Authors look for interview opportunities to help brand them, build name recognition, and promote any current book releases. My firm is often asked to coach authors as they prepare for their upcoming interviews with media. This media might be: radio (either in-studio or by phone), television (live or taped), print publications, or Internet. Today and during our next guest post, we will coach you to be a gracious interview guest. By following these tips, you will engage with your host and audience, and will accomplish the goals set in place when scheduling this exposure.
AT THE INTERVIEW:
· Watch casual remarks. Keep in mind that nothing is really off the record, and anything you say may end up in print.
· Answer every question. “No comment” is never an acceptable answer. You will find a way to avoid certain issues by transitioning to other topics. Use “bridges” to steer the conversation to a new topic, in order to avoid sticky questions, or to get to the meat of your message. One example of bridging is, “That’s a good question, but the more important issue here, which is…”
· Flag key points. When you’re speaking, use “flags” to signal key points. Let the reporter know youʼre about to make a main point by using an indicator phrase such as, “the key point is …” or “the important thing to remember is …”
· Be interesting. If you are passionate about your subject, it will help make a better story.
· Women, bring your own makeup in case no makeup artist is available at the studio. If no artist is available, touch up your eyes and give yourself more color. Wear lip color!
· Even when they say a makeup artist is available, be prepared to do your own makeup if the hosts are late and the artist is tied up doing their makeup until airtime.
· Be rested and avoid puffy eyes by using a cool compress across your eyes before applying makeup to have a more refreshed look for those early morning interviews. Or, if you know your skin is agreeable to the product, try Preparation H for puffy eyes.
· Get someone with fashion sense to advise you. The visuals are all-important on TV. Dress like you mean it, at the level to which you’re aspiring. Consider your branding to select the appropriate image. Keep in mind that the person interviewing you will most likely be wearing a smart suit, and have had a haircut recently.
BODY LANGUAGE AND POSITIONING:
· During a television interview, when you are not actually speaking, always keep a pleasant look on your face. You never know when the producers will switch to a shot of you.
· There will often be a “monitor” (a television screen placed somewhere off-camera that faces you and shows the on-air “talent” what’s being broadcast). Don’t look at it! If you are looking at it and the producers switch to a shot of you at that moment, you will appear to be looking down and away from your host, as though you are distracted or not paying attention. Also, anyone watching the program that is familiar with television production will know that you are looking at yourself.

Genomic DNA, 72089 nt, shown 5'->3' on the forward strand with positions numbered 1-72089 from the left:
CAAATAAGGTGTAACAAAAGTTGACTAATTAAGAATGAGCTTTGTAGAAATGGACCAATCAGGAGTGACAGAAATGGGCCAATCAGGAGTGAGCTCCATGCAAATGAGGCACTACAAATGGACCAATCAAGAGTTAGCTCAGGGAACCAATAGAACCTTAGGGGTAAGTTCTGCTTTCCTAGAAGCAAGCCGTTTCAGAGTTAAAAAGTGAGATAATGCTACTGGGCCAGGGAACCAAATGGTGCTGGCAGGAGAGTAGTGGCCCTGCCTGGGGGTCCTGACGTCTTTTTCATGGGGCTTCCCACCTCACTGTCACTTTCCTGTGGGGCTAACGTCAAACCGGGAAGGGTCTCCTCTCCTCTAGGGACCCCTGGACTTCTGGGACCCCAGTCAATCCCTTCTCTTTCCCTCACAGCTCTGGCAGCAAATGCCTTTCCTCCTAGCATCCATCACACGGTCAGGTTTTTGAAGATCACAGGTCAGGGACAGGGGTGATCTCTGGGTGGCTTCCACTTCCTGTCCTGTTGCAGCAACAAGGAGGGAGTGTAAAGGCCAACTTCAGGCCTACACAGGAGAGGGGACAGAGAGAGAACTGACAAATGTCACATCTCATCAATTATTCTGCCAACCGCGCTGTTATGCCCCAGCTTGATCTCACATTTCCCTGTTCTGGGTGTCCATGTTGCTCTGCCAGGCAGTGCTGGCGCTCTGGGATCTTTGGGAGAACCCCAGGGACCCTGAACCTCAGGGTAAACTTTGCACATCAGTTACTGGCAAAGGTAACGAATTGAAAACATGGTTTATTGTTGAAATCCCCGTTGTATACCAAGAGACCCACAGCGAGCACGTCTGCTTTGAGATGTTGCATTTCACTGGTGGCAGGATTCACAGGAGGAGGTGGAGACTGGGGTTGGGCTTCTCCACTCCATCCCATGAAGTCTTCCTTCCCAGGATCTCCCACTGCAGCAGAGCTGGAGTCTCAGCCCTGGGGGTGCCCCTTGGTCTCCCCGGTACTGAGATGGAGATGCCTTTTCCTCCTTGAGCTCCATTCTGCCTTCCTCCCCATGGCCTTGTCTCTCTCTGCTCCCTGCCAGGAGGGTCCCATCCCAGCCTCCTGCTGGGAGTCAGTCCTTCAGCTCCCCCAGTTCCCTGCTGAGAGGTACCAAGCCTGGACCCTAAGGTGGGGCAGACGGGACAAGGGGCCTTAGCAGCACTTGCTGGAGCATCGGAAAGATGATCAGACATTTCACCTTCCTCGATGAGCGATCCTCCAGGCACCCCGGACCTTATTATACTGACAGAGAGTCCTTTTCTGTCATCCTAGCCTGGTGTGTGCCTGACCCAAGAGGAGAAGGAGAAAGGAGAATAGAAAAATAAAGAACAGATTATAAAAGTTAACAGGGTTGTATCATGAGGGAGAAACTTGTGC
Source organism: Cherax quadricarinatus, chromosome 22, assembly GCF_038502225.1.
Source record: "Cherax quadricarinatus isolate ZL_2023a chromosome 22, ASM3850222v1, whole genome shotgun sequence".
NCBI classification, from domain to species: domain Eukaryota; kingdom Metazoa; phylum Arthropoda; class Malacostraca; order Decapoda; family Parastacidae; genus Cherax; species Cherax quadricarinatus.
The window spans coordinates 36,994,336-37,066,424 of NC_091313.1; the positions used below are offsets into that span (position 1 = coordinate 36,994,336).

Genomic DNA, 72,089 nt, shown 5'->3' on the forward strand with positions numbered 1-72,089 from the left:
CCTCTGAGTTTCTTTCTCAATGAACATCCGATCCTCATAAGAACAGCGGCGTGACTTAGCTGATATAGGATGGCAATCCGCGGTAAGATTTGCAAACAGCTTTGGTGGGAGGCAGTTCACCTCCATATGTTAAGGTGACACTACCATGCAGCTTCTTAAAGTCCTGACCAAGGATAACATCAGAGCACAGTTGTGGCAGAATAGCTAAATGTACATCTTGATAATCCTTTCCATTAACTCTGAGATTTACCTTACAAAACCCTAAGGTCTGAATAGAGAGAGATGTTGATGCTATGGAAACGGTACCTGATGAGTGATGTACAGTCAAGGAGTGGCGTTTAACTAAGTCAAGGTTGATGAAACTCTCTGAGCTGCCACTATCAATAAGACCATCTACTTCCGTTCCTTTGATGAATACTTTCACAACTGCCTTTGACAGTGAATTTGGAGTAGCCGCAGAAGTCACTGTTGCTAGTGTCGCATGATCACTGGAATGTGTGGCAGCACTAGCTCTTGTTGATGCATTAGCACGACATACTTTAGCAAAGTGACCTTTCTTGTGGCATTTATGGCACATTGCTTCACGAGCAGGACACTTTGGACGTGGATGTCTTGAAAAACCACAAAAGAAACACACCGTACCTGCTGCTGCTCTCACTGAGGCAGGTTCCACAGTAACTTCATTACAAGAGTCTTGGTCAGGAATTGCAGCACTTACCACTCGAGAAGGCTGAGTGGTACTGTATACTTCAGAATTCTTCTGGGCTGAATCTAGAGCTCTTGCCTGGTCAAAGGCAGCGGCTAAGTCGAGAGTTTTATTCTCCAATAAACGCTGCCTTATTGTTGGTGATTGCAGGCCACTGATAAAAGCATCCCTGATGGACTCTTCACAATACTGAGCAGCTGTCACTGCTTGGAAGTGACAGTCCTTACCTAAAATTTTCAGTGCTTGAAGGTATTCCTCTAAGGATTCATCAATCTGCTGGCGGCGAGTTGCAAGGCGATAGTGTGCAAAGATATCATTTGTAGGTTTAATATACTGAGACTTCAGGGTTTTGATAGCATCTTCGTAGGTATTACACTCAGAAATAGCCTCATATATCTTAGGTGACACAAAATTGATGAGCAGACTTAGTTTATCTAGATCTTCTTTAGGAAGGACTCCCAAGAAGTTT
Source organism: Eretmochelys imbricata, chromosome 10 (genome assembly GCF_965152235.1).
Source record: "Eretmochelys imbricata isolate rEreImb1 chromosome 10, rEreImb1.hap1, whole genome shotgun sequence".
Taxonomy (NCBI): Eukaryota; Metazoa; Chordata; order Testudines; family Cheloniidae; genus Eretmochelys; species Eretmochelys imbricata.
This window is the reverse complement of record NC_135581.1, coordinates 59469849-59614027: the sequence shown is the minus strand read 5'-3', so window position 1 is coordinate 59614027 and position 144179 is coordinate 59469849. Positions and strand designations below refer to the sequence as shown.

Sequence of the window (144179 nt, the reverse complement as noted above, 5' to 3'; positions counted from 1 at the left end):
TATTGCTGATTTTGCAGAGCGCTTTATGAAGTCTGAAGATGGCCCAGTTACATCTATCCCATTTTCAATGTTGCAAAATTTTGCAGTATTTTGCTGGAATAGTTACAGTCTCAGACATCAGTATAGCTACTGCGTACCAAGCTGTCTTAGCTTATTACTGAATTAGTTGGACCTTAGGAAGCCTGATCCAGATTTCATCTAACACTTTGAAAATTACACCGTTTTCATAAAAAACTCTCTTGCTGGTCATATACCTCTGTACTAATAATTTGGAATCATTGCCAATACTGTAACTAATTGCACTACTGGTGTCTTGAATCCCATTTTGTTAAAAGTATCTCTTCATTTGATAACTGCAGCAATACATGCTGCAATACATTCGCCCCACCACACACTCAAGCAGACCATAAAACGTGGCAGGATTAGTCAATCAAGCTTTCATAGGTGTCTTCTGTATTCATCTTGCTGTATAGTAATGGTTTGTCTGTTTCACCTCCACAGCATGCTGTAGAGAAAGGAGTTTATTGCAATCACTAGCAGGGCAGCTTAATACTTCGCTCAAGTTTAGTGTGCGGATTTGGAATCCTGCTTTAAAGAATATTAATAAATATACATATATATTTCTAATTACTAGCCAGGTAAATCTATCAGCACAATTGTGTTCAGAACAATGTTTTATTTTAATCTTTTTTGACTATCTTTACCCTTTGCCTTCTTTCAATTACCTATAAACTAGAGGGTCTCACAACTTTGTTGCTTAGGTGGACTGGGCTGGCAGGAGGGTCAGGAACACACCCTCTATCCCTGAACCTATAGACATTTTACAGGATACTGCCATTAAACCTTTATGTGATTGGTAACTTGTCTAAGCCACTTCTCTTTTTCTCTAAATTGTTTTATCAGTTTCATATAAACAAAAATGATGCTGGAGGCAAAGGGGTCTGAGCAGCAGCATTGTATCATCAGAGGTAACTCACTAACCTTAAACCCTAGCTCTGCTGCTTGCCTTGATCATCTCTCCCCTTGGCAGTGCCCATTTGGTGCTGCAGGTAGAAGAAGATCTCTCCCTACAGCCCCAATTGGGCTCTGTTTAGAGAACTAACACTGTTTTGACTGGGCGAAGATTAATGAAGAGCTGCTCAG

· Donʼt stiffen up. Lean forward now and then while talking to the host. The audience is quickly bored by mere conversation (“talking heads”).
· Speaking of “heads,” avoid the bobble-head look of vigorously shaking your head yes. It really accentuates double chins and stretched or wrinkled skin around the neck, and also looks unprofessional.
· Watch newscasters with the sound off to see how they talk. What you’ll see may surprise you. They use a lot of body movements. Since many camera angles are from the shoulders up, that means that all the interest normally provided by human motion has to be compressed into the head, shoulders, and perhaps hands. Don’t go crazy; don’t make yourself look foolish. But put a little more energy into your conversation than you normally might. As Marshall McLuhan famously observed, television is a cool medium. It craves heat—and it’s up to you to provide it.
· Think about a host you like and emulate his/her style. Heʼs probably at ease, direct and affable. You too can pull of this winning combination.
· If you are debating someone, keep a pleasant look on your face. Even viewers who agree with your opponent will like you and take you seriously if you appear calm, reasonable, and pleasant.
· This isnʼt a game show requiring you to beat the others to the buzzer, so you have a moment to collect your thoughts before answering a question. Take it.
· If you donʼt understand a question, ask the interviewer to repeat it.
· If you stumble or make a mistake, correct yourself immediately. You want to make the most of this opportunity. If the interview is being taped and you donʼt like an answer you gave, ask to start over.
· The importance of story—personal examples trump statistics.
· The host is human too—donʼt be intimidated.
· Be relevant.
· Raise your eyebrows or stand on your tippee toes (if a radio interview) to project positive energy (but avoid being hyper like a Chihuahua).
· Your talking points.
· Breathe in, breathe out—relax and enjoy the process.
· Be flexible to adapt to whatever they throw your way.
· Be available.
· Have your book (or your project) fresh in mind—re-read it if necessary.
Write Kathy atWillisWay@aol.com with your questions on how to promote your books and your branding.